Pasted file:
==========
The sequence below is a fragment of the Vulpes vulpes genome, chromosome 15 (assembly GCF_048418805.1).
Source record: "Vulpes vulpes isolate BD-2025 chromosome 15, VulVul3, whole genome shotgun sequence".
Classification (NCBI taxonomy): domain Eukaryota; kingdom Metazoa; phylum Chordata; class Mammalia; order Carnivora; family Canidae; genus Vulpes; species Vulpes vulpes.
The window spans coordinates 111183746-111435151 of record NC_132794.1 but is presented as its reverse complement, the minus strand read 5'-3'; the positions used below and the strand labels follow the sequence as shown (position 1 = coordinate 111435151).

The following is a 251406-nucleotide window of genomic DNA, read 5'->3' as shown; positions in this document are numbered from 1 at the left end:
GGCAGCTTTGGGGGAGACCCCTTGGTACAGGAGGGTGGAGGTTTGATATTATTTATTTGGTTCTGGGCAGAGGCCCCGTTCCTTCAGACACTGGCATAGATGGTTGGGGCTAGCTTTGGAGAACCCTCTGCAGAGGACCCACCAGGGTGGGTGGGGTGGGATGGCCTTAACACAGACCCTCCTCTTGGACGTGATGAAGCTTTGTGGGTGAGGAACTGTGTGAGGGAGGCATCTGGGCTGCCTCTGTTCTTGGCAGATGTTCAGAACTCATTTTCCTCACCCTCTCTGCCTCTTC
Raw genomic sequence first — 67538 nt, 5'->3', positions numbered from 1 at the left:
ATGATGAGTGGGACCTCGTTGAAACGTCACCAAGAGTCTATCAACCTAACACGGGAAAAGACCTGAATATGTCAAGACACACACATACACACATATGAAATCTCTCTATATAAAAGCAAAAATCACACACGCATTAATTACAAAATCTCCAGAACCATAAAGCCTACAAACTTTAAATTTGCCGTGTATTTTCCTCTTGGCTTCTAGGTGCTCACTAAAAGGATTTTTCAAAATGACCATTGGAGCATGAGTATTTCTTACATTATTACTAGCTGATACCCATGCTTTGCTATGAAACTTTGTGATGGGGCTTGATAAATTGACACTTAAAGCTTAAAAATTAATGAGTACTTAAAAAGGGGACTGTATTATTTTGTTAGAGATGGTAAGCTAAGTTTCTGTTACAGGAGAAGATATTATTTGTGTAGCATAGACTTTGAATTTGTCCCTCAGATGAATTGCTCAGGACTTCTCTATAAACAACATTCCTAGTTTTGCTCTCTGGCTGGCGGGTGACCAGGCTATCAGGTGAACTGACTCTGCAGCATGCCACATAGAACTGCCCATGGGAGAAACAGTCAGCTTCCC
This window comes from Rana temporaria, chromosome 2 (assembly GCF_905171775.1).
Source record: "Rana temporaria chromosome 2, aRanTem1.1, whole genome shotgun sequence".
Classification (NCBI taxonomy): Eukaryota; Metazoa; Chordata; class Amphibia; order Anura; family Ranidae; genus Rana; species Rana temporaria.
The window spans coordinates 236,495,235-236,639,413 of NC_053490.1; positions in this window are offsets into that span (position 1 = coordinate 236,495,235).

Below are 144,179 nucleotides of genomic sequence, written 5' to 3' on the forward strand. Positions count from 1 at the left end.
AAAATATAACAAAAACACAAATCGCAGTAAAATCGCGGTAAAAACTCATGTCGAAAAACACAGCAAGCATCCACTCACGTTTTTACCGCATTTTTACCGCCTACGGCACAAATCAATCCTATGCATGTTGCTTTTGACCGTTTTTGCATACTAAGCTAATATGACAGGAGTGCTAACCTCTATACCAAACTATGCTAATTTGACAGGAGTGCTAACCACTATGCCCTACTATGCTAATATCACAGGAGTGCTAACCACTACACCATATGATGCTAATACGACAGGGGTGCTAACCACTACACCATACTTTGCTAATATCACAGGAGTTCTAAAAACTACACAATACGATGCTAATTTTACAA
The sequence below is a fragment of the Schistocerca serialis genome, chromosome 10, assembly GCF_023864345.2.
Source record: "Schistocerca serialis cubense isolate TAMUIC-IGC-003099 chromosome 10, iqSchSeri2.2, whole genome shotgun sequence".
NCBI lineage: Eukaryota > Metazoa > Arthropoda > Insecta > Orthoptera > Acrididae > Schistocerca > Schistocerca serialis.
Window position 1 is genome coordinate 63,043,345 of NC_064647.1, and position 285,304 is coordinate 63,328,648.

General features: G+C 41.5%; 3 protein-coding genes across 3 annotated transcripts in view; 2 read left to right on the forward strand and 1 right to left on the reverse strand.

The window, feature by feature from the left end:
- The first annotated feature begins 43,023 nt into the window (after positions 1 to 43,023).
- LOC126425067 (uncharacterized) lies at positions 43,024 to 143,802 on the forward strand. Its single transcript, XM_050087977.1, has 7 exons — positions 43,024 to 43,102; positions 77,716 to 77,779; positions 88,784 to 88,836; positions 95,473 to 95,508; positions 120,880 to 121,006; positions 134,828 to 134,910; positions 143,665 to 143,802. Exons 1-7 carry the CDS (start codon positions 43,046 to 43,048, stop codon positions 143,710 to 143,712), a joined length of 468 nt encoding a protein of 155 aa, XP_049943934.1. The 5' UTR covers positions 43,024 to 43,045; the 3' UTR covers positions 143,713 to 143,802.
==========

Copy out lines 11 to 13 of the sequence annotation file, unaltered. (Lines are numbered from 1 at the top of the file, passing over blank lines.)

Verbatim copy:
Classification (NCBI taxonomy): Eukaryota; Metazoa; Chordata; class Amphibia; order Anura; family Ranidae; genus Rana; species Rana temporaria.
The window spans coordinates 236,495,235-236,639,413 of NC_053490.1; positions in this window are offsets into that span (position 1 = coordinate 236,495,235).

Below are 144,179 nucleotides of genomic sequence, written 5' to 3' on the forward strand. Positions count from 1 at the left end.